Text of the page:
Brewster's Angle in lasers

In summary, Fresnel losses can be reduced by changing the angle of incidence to Brewster's angle, which minimizes reflective loss for p-polarized light. However, laser light and flashlamps/flash tubes can come in any polarization direction and can be decomposed into P and S components at the interface. At Brewster's angle, the P component is transmitted while the S component is reflected. This has been used in the design of HeNe lasers to achieve a highly p-polarized output.
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Homework Statement


Fresnel losses occur between two different media that have different refractive indices. To reduce these losses we can change the angle of incidence to brewster's angle. At this angle, the amount of reflective loss is minimized for p-polarized light.

Do we assume that laser light is p-polarised to begin with? Is the flashlamp / flashtube p-polarised? After population inversion and electron's giving off photons, they do so in a p-polarised way?
 
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The light can come in any polarization direction. Since E field is a vector, it can be decomposed into components. In the case of refraction and reflection at the interface, one typically consider the so-called P and S polarization direction. These directions are mutually perpendicular. The incoming light can then be decomposed into components along these two directions. When the light is incident at the Brewster angle, however, there is no reflection for the P component, i.e. all portion in the P direction gets transmitted. But the other component, the S component, still gets reflected.
 
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I think I have seen the Brewster angle used in design of a HeNe laser where left and right outside face of the discharge tube are at the Brewster angle and the mirrors that complete the cavity are outside of the discharge tube. The resulting laser will then be very much p-polarized because the cavity Q wouldn't be high enough to have lasing properties for the s-polarization because of the reflective losses across the glass discharge faces. The p-polarization meanwhile has nearly 100% transmission across these faces.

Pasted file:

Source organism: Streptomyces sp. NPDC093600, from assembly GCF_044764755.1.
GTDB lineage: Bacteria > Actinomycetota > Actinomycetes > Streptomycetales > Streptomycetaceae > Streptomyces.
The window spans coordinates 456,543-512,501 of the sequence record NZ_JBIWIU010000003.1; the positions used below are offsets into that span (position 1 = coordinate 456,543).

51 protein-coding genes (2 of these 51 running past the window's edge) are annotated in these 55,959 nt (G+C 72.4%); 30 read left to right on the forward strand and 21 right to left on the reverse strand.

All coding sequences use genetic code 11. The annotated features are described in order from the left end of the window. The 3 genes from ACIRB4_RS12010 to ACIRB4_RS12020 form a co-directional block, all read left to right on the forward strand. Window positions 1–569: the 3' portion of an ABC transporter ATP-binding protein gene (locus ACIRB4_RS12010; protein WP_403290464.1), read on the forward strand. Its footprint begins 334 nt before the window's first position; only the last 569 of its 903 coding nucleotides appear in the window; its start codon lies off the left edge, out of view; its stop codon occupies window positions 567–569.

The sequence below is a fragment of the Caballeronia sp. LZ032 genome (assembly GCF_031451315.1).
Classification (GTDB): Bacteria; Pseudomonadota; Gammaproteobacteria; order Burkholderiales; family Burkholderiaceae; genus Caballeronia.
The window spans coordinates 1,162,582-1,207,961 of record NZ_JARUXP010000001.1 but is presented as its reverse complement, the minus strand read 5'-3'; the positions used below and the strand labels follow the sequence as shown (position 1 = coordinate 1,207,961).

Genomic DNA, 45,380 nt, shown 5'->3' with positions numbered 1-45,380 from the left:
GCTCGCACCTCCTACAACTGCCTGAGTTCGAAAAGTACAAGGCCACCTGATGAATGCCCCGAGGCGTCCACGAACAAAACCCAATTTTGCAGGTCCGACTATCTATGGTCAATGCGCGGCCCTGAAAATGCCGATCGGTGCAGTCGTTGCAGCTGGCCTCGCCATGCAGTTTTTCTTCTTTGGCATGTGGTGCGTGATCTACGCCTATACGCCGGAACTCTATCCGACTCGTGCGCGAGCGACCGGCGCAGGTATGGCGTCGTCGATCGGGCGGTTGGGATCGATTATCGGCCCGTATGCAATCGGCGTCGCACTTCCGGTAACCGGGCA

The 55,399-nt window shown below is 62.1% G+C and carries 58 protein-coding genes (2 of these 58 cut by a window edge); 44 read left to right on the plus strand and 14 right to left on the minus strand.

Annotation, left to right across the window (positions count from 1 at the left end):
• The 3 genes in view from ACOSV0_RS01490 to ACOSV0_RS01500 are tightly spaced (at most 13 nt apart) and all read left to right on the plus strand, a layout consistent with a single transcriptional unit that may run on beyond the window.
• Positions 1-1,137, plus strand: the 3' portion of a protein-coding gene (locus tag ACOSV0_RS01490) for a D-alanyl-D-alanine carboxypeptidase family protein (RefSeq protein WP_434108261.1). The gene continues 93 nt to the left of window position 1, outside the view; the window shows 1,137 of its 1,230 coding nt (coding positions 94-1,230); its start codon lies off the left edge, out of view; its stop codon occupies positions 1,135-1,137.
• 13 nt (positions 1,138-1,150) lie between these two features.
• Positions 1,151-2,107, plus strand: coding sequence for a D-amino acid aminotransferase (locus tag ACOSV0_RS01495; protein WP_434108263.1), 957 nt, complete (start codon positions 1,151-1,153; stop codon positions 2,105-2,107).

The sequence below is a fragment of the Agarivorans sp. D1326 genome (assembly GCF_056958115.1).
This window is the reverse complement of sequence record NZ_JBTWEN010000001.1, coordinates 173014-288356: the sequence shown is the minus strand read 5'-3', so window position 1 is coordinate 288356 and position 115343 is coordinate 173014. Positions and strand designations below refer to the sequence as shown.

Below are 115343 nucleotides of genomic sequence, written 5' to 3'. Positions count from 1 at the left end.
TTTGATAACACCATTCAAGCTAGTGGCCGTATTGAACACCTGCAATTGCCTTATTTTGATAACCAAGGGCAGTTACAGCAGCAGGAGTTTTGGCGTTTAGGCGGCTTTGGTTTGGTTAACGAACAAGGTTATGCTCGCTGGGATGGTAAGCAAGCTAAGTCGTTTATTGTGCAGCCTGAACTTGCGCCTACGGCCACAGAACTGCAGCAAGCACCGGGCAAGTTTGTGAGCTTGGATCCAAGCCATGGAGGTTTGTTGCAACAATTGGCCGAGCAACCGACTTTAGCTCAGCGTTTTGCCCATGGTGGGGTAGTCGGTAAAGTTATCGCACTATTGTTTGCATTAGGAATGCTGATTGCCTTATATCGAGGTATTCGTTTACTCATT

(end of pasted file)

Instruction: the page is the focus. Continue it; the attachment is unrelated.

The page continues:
What is Brewster's Angle in lasers?

Brewster's Angle in lasers is the angle at which a polarized light wave is perfectly reflected off of a surface. It was discovered by Sir David Brewster in the 19th century and is an important concept in laser technology.

How is Brewster's Angle calculated?

Brewster's Angle can be calculated using the formula tan θ = n2/n1, where θ is the angle of incidence, n2 is the refractive index of the medium the light is entering, and n1 is the refractive index of the medium the light is coming from.

Why is Brewster's Angle important in laser technology?

Brewster's Angle is important in laser technology because it allows for the production of polarized light, which is crucial for many laser applications such as laser cutting and telecommunications. It also helps to minimize reflection losses and improve the efficiency of lasers.

Can Brewster's Angle be applied to all types of lasers?

Yes, Brewster's Angle can be applied to all types of lasers, including gas, solid-state, and semiconductor lasers. However, the exact angle may vary depending on the specific properties of the laser medium and the material it is interacting with.

What are some real-world applications of Brewster's Angle in lasers?

Brewster's Angle is used in a variety of real-world applications, including laser surgery, laser spectroscopy, and laser printing. It is also important in the production of polarizing filters for cameras and other optical devices.

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